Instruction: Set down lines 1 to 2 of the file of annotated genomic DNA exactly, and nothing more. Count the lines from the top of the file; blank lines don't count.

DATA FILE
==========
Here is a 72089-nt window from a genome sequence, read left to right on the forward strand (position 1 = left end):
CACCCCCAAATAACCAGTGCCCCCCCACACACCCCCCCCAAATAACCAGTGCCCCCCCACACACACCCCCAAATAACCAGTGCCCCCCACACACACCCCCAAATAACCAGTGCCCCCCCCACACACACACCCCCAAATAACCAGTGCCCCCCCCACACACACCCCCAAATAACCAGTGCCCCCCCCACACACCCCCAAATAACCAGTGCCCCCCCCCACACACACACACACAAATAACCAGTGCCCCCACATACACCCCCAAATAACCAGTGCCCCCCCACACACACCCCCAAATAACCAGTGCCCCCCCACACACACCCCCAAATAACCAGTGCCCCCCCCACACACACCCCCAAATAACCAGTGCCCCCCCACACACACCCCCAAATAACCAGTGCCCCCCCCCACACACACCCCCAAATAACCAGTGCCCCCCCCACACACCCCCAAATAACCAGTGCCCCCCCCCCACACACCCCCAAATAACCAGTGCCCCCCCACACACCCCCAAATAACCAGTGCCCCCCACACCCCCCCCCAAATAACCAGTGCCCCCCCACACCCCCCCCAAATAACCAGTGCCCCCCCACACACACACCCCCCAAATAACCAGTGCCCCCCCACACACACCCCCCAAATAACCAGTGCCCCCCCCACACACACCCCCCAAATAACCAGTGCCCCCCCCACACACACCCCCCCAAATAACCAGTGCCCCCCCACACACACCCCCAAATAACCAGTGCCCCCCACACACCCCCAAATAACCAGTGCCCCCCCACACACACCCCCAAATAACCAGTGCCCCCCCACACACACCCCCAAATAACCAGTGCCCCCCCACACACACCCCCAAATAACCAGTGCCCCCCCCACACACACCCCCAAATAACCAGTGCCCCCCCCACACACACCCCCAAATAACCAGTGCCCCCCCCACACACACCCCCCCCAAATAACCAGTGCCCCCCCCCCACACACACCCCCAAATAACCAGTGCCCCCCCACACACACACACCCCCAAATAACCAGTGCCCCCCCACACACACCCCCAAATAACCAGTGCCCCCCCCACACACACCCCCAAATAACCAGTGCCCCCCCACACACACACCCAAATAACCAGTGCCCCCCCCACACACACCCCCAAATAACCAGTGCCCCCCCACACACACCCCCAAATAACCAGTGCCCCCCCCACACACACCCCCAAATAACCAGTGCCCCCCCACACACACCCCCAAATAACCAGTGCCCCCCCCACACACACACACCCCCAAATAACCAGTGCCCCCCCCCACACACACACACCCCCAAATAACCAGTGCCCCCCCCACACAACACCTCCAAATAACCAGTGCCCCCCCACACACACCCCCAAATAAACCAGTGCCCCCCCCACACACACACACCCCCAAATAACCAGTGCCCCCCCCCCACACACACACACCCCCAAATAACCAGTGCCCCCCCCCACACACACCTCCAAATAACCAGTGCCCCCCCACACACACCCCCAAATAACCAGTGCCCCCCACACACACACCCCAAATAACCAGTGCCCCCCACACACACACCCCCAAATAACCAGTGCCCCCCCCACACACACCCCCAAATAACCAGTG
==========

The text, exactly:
Here is a 72089-nt window from a genome sequence, read left to right on the forward strand (position 1 = left end):
CACCCCCAAATAACCAGTGCCCCCCCACACACCCCCCCCAAATAACCAGTGCCCCCCCACACACACCCCCAAATAACCAGTGCCCCCCACACACACCCCCAAATAACCAGTGCCCCCCCCACACACACACCCCCAAATAACCAGTGCCCCCCCCACACACACCCCCAAATAACCAGTGCCCCCCCCACACACCCCCAAATAACCAGTGCCCCCCCCCACACACACACACACAAATAACCAGTGCCCCCACATACACCCCCAAATAACCAGTGCCCCCCCACACACACCCCCAAATAACCAGTGCCCCCCCACACACACCCCCAAATAACCAGTGCCCCCCCCACACACACCCCCAAATAACCAGTGCCCCCCCACACACACCCCCAAATAACCAGTGCCCCCCCCCACACACACCCCCAAATAACCAGTGCCCCCCCCACACACCCCCAAATAACCAGTGCCCCCCCCCCACACACCCCCAAATAACCAGTGCCCCCCCACACACCCCCAAATAACCAGTGCCCCCCACACCCCCCCCCAAATAACCAGTGCCCCCCCACACCCCCCCCAAATAACCAGTGCCCCCCCACACACACACCCCCCAAATAACCAGTGCCCCCCCACACACACCCCCCAAATAACCAGTGCCCCCCCCACACACACCCCCCAAATAACCAGTGCCCCCCCCACACACACCCCCCCAAATAACCAGTGCCCCCCCACACACACCCCCAAATAACCAGTGCCCCCCACACACCCCCAAATAACCAGTGCCCCCCCACACACACCCCCAAATAACCAGTGCCCCCCCACACACACCCCCAAATAACCAGTGCCCCCCCACACACACCCCCAAATAACCAGTGCCCCCCCCACACACACCCCCAAATAACCAGTGCCCCCCCCACACACACCCCCAAATAACCAGTGCCCCCCCCACACACACCCCCCCCAAATAACCAGTGCCCCCCCCCCACACACACCCCCAAATAACCAGTGCCCCCCCACACACACACACCCCCAAATAACCAGTGCCCCCCCACACACACCCCCAAATAACCAGTGCCCCCCCCACACACACCCCCAAATAACCAGTGCCCCCCCACACACACACCCAAATAACCAGTGCCCCCCCCACACACACCCCCAAATAACCAGTGCCCCCCCACACACACCCCCAAATAACCAGTGCCCCCCCCACACACACCCCCAAATAACCAGTGCCCCCCCACACACACCCCCAAATAACCAGTGCCCCCCCCACACACACACACCCCCAAATAACCAGTGCCCCCCCCCACACACACACACCCCCAAATAACCAGTGCCCCCCCCACACAACACCTCCAAATAACCAGTGCCCCCCCACACACACCCCCAAATAAACCAGTGCCCCCCCCACACACACACACCCCCAAATAACCAGTGCCCCCCCCCCACACACACACACCCCCAAATAACCAGTGCCCCCCCCCACACACACCTCCAAATAACCAGTGCCCCCCCACACACACCCCCAAATAACCAGTGCCCCCCACACACACACCCCAAATAACCAGTGCCCCCCACACACACACCCCCAAATAACCAGTGCCCCCCCCACACACACCCCCAAATAACCAGTG